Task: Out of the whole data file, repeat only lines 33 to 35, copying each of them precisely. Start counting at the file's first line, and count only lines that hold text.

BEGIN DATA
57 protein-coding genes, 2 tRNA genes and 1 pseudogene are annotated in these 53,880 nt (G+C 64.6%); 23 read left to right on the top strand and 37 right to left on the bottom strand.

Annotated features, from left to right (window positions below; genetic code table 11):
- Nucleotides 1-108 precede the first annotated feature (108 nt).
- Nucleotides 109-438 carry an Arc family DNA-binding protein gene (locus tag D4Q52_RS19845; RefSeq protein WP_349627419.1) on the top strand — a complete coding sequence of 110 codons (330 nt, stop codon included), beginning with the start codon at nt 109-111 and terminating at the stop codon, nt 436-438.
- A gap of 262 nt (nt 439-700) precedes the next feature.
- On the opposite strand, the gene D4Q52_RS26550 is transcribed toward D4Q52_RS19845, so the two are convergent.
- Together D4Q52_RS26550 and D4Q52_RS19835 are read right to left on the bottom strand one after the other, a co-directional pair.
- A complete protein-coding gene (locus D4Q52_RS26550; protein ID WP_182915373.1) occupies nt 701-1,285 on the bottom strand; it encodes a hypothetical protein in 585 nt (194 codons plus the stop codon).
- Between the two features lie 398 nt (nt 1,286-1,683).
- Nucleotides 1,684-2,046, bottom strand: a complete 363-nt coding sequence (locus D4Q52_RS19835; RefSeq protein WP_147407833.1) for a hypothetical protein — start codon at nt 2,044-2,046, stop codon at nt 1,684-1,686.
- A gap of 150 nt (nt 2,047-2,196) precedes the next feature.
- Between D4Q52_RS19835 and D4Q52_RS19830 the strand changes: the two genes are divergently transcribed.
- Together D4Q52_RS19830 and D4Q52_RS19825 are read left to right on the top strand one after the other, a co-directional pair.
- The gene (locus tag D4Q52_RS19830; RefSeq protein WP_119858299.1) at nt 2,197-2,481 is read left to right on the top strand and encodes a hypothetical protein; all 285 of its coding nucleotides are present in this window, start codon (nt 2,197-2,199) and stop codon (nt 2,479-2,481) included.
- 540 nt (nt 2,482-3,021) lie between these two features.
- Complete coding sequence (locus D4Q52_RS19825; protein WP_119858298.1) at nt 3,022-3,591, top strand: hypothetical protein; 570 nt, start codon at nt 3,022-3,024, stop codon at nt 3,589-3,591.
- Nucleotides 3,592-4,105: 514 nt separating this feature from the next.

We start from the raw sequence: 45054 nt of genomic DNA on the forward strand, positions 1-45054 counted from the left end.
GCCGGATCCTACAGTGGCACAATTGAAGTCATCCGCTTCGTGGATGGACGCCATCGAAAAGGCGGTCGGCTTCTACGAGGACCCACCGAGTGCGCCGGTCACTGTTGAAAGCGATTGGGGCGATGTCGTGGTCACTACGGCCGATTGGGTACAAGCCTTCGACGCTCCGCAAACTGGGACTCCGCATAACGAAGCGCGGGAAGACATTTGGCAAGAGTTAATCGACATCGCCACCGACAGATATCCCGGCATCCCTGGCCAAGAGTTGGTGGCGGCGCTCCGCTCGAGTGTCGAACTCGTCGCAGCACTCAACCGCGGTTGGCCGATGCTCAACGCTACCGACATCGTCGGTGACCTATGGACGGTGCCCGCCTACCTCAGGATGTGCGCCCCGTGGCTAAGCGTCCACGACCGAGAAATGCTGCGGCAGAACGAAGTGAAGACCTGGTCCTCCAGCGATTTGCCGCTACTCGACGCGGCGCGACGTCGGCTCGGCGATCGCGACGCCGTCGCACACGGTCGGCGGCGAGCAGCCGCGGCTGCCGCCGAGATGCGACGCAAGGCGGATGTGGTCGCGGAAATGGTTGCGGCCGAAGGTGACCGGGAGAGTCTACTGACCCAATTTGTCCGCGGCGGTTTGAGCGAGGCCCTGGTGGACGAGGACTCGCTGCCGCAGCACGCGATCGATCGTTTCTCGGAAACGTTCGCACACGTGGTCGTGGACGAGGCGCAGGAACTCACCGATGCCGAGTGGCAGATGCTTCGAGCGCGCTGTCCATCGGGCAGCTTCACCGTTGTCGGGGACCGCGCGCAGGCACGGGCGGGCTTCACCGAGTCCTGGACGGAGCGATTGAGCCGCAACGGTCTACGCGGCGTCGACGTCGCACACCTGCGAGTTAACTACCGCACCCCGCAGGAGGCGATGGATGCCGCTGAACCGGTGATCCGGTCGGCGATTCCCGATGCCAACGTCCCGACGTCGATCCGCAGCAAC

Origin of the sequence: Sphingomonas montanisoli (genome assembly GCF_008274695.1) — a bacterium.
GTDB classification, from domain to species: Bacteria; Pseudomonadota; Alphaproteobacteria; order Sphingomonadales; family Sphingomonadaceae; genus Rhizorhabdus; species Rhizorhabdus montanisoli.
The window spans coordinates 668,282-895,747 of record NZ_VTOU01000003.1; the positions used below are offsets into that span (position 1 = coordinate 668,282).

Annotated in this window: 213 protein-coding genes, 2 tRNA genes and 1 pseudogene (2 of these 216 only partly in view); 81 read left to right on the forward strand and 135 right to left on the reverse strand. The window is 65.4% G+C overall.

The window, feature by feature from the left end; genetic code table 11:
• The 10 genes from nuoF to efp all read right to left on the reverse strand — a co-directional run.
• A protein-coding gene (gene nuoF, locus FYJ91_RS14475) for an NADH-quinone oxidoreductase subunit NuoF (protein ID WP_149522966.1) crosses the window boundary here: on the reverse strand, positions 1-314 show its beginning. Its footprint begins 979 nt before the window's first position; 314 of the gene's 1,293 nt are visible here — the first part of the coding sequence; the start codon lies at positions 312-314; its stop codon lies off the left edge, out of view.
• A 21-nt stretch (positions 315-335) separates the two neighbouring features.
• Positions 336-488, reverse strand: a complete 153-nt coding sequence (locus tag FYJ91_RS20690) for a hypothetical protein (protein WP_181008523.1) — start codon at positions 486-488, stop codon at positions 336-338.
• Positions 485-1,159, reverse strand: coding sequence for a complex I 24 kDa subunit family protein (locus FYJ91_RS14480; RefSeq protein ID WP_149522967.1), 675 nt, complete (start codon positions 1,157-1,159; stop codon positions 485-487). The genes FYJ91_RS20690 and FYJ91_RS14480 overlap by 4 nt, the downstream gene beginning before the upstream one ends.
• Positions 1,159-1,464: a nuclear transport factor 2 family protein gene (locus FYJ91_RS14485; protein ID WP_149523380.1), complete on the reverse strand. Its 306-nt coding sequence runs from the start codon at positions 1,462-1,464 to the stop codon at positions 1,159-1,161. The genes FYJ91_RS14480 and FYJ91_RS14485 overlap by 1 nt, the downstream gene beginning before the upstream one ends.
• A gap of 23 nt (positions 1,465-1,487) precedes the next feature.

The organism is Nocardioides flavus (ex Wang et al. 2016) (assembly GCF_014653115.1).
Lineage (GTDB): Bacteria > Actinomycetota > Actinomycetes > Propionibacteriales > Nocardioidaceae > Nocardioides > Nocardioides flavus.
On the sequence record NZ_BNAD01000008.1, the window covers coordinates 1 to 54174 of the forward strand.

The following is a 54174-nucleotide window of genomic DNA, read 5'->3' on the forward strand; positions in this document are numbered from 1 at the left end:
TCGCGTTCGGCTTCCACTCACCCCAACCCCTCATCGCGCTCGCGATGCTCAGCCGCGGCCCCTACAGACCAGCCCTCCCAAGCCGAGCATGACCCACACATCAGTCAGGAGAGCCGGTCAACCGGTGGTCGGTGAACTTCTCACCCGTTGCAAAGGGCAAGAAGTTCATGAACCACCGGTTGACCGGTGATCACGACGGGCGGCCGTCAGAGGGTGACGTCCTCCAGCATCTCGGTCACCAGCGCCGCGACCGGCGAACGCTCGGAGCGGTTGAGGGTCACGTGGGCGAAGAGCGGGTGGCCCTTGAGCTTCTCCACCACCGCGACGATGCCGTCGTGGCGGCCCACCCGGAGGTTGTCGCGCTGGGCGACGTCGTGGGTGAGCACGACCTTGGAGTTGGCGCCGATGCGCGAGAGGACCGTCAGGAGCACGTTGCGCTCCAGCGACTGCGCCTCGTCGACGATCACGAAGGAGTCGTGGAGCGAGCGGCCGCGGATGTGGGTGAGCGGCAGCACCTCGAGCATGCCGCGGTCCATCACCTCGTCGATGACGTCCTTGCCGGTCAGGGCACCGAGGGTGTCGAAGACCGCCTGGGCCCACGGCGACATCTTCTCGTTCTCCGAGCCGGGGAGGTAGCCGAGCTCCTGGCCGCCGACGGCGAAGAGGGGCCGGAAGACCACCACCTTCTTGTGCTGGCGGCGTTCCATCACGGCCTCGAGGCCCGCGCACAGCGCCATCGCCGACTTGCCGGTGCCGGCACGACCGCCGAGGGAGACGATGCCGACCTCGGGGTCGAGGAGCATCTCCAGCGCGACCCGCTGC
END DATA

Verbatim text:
Lineage (GTDB): Bacteria > Actinomycetota > Actinomycetes > Propionibacteriales > Nocardioidaceae > Nocardioides > Nocardioides flavus.
On the sequence record NZ_BNAD01000008.1, the window covers coordinates 1 to 54174 of the forward strand.

The following is a 54174-nucleotide window of genomic DNA, read 5'->3' on the forward strand; positions in this document are numbered from 1 at the left end: